Call me bold. Or myopic. Or just plain crass. But while the rest of the world mourns the potential loss of a million of the planet’s eight million species in what scientists warned yesterday would be described as the most comprehensive global nature loss ever, I’m celebrating one species: Frogs.
When spring comes, it sounds like there are a million of them.
Our former house bordered a nature preserve. It was really just a detention pond in a large suburban neighborhood, but it sounds better to call it a nature preserve. It was filled with turtles and frogs (and other creatures) with which I would occasionally cross paths while running on the nearby paths and streets. Turtle are a quiet neighbor, but frogs are not. At least not during mating season. The trill of the frogs’ song saturated the air to the point my brain cancelled it out.
It’s not until I moved to this new house, which is not near standing water, that I noticed the absence of the frogs’ peeping. But recently, as I was driving on a back road with the windows open, I noticed the distinctive frog ribbiting as I passed the puddles in the farm fields. Pass a puddle, the sound clamored. Pass a dry spot, the sound died away. Clearly, these farmers aren’t using too much pesticide; even their transient mud puddles attract residents. It was glorious, actually, hearing the frog calls. Such a clear sign of spring.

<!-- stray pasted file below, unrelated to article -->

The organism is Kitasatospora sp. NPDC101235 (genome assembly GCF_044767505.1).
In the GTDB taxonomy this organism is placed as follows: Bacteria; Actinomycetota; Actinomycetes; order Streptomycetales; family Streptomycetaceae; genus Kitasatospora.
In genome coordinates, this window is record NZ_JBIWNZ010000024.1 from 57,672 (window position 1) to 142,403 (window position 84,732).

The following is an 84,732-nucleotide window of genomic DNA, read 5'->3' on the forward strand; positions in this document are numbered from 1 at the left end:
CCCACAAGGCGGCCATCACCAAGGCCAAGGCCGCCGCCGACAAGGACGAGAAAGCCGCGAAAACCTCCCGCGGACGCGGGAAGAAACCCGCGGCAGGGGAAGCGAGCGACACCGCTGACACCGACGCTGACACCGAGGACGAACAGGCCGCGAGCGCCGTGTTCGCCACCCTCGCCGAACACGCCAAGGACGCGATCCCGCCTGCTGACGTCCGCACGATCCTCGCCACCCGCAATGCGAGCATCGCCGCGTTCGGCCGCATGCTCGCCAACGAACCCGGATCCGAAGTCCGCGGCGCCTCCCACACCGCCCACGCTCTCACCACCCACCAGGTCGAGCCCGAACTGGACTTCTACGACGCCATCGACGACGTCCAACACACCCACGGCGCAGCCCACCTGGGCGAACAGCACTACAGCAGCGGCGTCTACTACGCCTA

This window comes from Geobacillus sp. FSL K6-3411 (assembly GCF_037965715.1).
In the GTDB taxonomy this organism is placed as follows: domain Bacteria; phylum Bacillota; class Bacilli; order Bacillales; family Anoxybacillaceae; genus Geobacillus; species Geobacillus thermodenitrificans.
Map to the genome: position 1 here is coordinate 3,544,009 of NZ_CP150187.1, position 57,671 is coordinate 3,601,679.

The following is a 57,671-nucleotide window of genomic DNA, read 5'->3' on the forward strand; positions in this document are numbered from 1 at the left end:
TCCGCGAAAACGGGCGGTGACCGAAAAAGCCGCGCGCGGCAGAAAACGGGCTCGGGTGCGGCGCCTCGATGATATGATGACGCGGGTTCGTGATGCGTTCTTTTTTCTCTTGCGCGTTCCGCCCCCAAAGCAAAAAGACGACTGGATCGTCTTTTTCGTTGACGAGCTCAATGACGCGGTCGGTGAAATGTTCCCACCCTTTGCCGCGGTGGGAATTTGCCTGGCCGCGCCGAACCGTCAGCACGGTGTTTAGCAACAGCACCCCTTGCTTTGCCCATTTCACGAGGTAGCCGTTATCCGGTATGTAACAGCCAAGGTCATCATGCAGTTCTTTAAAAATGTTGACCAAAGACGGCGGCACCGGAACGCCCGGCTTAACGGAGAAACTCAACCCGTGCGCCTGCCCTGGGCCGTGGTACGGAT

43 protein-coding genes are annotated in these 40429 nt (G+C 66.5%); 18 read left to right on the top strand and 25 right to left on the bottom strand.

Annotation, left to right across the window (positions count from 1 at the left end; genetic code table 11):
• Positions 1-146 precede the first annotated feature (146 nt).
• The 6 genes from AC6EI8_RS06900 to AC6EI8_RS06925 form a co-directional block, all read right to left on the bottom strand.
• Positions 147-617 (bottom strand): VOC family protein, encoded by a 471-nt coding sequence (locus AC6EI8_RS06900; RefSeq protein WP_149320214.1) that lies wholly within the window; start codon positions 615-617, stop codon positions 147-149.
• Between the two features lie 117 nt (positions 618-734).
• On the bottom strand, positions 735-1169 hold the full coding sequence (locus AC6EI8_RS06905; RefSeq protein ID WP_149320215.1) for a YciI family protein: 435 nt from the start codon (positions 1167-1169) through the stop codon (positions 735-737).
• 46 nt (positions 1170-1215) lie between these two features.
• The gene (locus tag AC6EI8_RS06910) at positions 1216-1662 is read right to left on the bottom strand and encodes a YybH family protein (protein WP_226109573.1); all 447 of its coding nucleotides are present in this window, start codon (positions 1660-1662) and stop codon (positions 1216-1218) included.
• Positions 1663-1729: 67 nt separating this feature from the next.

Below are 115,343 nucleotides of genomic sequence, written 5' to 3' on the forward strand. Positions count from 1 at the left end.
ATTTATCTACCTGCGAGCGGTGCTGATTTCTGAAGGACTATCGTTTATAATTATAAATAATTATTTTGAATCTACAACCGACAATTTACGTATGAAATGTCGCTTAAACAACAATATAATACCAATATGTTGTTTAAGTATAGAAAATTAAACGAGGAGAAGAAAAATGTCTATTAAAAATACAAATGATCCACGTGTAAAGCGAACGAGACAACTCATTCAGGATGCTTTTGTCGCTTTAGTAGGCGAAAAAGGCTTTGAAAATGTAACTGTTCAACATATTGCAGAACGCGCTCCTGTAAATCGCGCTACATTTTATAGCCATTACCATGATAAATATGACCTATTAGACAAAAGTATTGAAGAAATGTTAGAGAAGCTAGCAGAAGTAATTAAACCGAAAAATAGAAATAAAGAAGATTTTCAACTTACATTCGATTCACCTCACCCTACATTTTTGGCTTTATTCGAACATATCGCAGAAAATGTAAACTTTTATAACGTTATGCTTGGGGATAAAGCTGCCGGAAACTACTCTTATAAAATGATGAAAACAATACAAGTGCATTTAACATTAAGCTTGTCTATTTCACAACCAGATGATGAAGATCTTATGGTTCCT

Frogs are among the planet’s few fully amphibious creatures, as much as home in water as they are on dry land. But water they demand. As I was walking my granddaughter this afternoon, I could hear a frog’s bre-ke-ke from a half block away. I traced it to the decorative pond in the yard of a neighbor.
Couldn’t see him. But definitely heard him.